According to some, she was born in England in 1636, married an English lieutenant who was then flogged around the fleet for some misdemeanour and subsequently died. In another she married a Spanish captain who was killed in a shipwreck then possibly eaten by cannibals. Yet another has her married to a merchant captain who met yet another fate. However, the origin of the story of a female pirate by the name of Charlotte de Berry lies in one of these Penny Blood tales, most of which have long since been consigned to oblivion.
So we have an originally fictional character who has taken on the myth of reality, possibly. There is no conclusive historical evidence of her having ever existed but even so, the idea of a female pirate struck me as an interesting theme.
The Golden Guinea is NOT a rehash of any previous account relating to Charlotte de Berry. Nor is it a new version of that story. The only thing borrowed is the name, changed to Charlotte Berry and the fact that it is a story of a female pirate. Everything else, the location, her characterisation, the reason she ended up being a pirate, is totally original, the story of a different person completely.
What motivated you to become an indie author?
I've worked for a mainstream publisher and have an interest in two small independents that produce specific and local interest titles.
The advent of e-publishing provides a new avenue more suitable for bringing novels to market than the books they produce.
How has Smashwords contributed to your success?
I'm new here so we'll wait and see.
What is the greatest joy of writing for you?
I can't not write.
What do your fans mean to you?
I'm not so much interested in gaining fans of me personally. I hope the people who read my books enjoy reading them, or if non-fiction, get something out of it.
What are you working on next?
I have the outline for a historical novel set during the English Civil War that doesn't involve King Charles I and Oliver Cromwell. I'm also working on a non-fiction title that challenges that the story of creation, AND the story of evolution, AND any idea of Alien intervention, are all wrong. The title is: The Alternative Genesis and it'll probably be the most controversial book ever written.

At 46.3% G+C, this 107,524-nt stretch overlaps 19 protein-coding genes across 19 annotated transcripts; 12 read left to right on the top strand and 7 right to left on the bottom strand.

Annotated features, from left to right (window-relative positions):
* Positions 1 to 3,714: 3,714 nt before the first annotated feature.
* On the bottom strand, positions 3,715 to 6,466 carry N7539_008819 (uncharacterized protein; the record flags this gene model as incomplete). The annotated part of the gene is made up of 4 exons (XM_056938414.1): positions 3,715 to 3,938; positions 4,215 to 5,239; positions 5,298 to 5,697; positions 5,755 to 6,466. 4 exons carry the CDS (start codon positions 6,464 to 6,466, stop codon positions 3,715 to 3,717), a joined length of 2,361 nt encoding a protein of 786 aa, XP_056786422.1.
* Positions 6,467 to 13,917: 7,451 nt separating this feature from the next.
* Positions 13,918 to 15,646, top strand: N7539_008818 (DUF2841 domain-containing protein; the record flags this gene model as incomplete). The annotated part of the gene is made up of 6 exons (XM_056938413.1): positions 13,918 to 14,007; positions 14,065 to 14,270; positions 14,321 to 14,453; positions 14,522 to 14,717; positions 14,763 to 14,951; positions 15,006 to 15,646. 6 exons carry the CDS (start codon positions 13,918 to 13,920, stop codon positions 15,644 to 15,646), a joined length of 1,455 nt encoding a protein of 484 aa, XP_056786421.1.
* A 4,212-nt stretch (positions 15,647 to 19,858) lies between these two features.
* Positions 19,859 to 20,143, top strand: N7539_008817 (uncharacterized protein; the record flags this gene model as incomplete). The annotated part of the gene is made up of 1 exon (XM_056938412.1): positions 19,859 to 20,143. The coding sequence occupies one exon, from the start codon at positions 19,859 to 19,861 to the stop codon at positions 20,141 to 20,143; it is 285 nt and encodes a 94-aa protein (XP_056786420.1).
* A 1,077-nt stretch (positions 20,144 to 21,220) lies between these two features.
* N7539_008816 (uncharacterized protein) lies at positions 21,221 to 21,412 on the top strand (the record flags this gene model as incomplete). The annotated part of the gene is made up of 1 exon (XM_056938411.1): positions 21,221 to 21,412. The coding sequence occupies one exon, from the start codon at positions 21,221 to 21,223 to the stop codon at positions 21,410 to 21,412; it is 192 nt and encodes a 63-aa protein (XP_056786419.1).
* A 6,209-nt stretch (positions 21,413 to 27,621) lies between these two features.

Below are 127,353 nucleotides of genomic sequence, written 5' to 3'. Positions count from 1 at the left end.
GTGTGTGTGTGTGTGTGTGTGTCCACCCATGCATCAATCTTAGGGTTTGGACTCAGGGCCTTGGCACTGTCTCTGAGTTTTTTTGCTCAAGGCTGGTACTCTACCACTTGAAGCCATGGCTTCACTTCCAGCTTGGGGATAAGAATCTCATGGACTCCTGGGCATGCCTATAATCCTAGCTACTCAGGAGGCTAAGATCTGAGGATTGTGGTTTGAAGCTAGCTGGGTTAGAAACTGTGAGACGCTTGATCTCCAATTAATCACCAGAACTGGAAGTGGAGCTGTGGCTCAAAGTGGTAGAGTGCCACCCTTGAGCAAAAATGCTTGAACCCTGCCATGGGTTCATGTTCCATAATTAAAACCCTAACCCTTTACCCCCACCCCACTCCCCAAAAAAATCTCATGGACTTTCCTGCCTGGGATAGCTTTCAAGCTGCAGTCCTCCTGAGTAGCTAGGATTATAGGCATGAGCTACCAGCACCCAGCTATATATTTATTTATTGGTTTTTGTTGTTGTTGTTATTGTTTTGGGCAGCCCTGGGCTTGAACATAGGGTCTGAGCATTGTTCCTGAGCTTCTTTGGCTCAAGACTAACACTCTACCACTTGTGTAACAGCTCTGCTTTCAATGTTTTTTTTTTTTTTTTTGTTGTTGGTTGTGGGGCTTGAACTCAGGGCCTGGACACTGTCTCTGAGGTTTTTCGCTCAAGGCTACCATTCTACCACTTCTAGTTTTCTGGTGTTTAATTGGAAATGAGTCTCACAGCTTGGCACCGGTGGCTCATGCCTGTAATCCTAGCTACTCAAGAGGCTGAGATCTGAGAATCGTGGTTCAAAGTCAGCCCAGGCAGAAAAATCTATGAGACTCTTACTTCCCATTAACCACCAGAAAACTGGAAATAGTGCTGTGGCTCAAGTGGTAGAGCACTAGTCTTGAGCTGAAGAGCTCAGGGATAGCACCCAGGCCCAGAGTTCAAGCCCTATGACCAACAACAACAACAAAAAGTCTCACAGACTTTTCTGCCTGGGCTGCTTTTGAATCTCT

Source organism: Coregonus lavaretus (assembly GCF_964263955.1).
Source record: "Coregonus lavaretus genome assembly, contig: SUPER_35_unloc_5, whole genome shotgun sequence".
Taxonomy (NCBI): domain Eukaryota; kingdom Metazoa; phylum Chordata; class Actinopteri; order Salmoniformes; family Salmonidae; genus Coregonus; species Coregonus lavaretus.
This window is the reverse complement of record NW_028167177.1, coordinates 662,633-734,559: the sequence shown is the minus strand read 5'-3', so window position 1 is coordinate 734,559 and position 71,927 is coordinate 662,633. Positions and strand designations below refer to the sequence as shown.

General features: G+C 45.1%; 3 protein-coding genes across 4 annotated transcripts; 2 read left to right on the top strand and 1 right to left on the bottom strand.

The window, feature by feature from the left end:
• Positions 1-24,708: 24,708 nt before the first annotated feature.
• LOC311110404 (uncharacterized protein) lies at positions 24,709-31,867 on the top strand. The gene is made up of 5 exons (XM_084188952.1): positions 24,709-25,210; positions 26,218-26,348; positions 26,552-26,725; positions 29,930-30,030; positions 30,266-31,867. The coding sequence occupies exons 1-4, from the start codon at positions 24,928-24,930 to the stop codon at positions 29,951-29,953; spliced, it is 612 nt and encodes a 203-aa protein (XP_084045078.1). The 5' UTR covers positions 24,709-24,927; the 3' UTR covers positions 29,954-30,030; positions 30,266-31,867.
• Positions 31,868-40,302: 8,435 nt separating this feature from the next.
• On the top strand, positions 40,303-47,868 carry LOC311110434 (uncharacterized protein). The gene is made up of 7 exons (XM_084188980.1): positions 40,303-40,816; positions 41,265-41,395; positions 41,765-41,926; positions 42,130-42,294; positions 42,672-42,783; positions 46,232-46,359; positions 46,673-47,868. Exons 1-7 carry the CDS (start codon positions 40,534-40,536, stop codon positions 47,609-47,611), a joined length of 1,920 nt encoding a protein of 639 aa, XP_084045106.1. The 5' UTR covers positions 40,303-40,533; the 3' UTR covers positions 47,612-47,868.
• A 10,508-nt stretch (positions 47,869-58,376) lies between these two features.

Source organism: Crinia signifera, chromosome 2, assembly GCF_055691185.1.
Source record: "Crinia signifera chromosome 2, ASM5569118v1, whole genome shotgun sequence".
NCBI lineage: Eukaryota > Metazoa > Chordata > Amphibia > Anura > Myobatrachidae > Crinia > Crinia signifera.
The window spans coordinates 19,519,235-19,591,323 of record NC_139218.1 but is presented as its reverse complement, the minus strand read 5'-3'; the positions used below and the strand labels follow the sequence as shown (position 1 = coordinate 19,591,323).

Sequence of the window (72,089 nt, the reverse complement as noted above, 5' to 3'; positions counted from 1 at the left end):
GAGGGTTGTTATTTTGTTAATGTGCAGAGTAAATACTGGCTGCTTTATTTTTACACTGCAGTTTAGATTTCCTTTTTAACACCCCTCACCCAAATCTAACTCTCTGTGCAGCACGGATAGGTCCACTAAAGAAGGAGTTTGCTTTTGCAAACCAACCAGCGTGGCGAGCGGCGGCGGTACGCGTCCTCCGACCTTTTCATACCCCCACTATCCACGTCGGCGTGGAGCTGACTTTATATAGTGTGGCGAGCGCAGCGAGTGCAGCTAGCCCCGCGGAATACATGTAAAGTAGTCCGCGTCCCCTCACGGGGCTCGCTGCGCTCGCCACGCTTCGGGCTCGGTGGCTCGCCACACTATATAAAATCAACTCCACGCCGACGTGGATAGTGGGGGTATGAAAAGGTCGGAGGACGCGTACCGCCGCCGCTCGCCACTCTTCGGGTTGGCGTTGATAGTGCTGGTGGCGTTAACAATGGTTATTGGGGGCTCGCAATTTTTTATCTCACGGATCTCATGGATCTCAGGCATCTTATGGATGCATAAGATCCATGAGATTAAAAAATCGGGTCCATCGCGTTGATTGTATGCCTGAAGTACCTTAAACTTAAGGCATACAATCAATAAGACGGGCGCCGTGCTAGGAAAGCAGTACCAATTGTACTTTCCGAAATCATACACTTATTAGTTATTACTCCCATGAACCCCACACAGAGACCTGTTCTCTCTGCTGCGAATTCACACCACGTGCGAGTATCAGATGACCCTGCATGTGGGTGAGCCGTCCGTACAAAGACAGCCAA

What inspires you to get out of bed each day?
My daughter, Amy, who has Down's Syndrome.
Do you remember the first story you ever wrote?
Barely. I remember that it involved fairies but not much more than that. I was at primary school.
What is your writing process?
I suppose I can say, disorganised. Sometimes it starts with an idea for a character, sometimes a plot. The question, what if? pops into my head. I like to get the ideas down and then I go back and work them through, rearrange, rewrite and only then do I arrive with a draft that can be worked into a story.
If non-fiction, its a matter of gathering the facts, maybe expanding on those gathered. Only then can they be put into place.
Do you remember the first story you ever read, and the impact it had on you?
Biggles, not sure which one, but read them all. This can't be the first though. There had to be fairy stories and the usual children's books, but Biggles is what I remember.
Published 2014-09-18.
Smashwords Interviews are created by the profiled author, publisher or reader.

Books by This Author

The Ogre's Fairly Grotty
Price: $0.99 USD. Words: 1,550. Language: English. Published: October 7, 2013. Categories: Fiction » Children’s books » Holidays & Celebrations / Christmas & Advent
It's Christmas, when Father Christmas delivers presents to all boys and girls that have been good. But what about those that haven't been so good? What about those that have been downright naughty? Is it fare that they get left out? Ogre the ogre doesn't think so and sets out to do something about it. Illustrated Children's Book published in aid of Mill Ford School for children with special needs.